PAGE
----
Lawyer was paid £50,000 to give advice on Iraq invasion

Click to follow
The Independent Online

A private sector lawyer who gave legal advice to the Government on the invasion of Iraq has received more than £50,000 of public money for his opinion.

A private sector lawyer who gave legal advice to the Government on the invasion of Iraq has received more than £50,000 of public money for his opinion.

Lord Goldsmith, the Attorney General, turned to Professor Christopher Greenwood QC, a supporter of military intervention for humanitarian purposes, in the run-up to the war in Iraq two years ago.

Professor Greenwood's opinion contradicted much of the advice Lord Goldsmith was receiving from the Foreign Office, where there were doubts about justifying military action on the basis of UN resolution 1441. He is understood to have argued that the two original resolutions passed against Saddam Hussein after the Kuwait war of 1990 provided a basis for action, an assessment that critics said was a minority legal view.

The payment was disclosed in a written Lords reply last night by Lord Goldsmith, who stressed Professor Greenwood, professor of international law at the London School of Economics, was not asked to assess the legality of invasion.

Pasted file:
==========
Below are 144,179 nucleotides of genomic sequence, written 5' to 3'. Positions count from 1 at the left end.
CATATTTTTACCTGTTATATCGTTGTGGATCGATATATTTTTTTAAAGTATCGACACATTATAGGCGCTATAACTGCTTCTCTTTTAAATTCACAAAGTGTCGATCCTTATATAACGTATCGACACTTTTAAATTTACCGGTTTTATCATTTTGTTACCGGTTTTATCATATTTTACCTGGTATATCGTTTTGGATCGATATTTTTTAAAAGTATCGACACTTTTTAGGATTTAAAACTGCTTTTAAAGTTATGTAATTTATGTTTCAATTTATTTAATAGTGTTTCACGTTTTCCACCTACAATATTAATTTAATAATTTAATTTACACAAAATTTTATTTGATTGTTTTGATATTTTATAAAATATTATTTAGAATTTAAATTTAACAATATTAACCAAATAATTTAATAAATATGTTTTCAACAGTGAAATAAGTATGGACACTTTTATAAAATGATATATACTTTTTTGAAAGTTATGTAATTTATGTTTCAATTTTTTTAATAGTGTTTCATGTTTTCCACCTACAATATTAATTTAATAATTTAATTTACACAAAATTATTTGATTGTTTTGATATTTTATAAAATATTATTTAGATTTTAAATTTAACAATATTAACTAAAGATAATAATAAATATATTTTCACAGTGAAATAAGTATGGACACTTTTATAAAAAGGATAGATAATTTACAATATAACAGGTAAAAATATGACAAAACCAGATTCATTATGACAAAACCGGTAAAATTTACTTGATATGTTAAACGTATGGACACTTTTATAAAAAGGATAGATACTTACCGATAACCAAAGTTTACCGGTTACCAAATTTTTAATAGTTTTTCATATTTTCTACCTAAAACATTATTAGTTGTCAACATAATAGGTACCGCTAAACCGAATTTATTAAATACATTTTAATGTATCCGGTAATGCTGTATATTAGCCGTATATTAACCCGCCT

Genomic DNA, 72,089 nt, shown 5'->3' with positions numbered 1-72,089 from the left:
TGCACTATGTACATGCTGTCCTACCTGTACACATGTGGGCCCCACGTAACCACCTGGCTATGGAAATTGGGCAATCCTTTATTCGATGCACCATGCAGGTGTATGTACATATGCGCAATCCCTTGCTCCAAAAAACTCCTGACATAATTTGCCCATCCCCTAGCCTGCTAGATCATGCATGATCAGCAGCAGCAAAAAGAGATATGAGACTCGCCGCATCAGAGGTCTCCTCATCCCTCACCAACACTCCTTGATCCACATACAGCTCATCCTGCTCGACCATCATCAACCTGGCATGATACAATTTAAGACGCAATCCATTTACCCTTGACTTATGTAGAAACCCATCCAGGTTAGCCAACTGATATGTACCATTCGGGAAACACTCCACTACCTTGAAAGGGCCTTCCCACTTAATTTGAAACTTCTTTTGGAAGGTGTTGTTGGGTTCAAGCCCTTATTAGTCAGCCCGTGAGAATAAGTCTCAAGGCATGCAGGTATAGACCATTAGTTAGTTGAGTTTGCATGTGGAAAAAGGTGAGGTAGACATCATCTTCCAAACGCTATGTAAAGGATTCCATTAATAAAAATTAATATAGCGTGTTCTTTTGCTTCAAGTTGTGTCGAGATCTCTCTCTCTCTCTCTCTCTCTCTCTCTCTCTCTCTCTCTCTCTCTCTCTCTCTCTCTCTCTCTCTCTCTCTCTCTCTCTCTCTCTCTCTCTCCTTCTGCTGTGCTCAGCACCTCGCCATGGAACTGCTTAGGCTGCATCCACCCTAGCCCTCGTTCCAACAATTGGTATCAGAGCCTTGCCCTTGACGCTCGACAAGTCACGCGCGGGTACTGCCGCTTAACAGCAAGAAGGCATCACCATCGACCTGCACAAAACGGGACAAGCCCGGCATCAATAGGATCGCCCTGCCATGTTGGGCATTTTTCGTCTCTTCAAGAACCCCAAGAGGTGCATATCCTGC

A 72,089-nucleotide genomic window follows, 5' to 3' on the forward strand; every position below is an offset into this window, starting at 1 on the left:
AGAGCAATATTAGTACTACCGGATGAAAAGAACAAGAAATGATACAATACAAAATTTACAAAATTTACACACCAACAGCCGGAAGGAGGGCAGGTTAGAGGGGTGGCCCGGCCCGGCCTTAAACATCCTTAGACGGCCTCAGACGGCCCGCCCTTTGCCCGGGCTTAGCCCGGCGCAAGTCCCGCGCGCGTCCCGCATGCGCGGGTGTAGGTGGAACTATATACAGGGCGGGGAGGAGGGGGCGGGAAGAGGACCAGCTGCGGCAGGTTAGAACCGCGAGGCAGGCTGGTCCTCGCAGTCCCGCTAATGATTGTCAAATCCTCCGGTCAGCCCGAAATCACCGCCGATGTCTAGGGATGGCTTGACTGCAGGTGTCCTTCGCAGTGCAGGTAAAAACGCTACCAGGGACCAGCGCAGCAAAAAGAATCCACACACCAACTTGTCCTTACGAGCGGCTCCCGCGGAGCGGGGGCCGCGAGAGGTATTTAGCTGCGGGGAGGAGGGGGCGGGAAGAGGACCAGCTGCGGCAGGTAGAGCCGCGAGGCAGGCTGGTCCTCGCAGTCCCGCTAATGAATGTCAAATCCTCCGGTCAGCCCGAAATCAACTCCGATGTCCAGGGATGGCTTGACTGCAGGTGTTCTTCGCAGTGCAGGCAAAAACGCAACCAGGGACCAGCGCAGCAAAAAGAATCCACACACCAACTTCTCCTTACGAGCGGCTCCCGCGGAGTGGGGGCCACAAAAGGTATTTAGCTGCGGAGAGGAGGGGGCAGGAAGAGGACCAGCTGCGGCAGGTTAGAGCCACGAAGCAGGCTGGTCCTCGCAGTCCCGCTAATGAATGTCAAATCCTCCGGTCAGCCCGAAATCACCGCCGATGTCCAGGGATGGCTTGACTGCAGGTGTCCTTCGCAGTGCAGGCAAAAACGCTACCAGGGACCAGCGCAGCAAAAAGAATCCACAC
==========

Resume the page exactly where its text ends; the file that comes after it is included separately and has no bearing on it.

But Sir Menzies Campbell, deputy leader of the Liberal Democrats, said: "Even by the lucrative standards of the Bar, this suggests more than a passing involvement in the giving of advice to the Attorney General. Once again it raises the extent to which the Attorney General's advice was his own.

"Professor Greenwood's sincerely held view was that military action was legal - the amount he received suggests the Attorney General relied to a very considerable extent on him."

In his written reply, Lord Goldsmith said Professor Greenwood was first "instructed" on 13 March, 2003, which was four days before the Attorney General summarised his own views on the legality of the action. The professor had been instructed on "a number of occasions by government departments in relation to a variety of different legal issues relating to the conflict and its aftermath", he said.

Professor Greenwood is currently acting for the Ministry of Defence in an Appeal Court case concerning civilian deaths in Iraq, Lord Goldsmith added.

"The best information that can be obtained is that, as at 21 March 2005 [yesterday], his professional fees in relation to work connected with the conflict in Iraq amounted to approximately £46,000 (excluding VAT)," Lord Goldsmith added.

During the same period, Professor Greenwood had been paid approximately £53,000 (excluding VAT) for other Government work, unrelated to the Iraq conflict. That included work for the Foreign Office, the Ministry of Defence, the Home Office, and the Cabinet Office.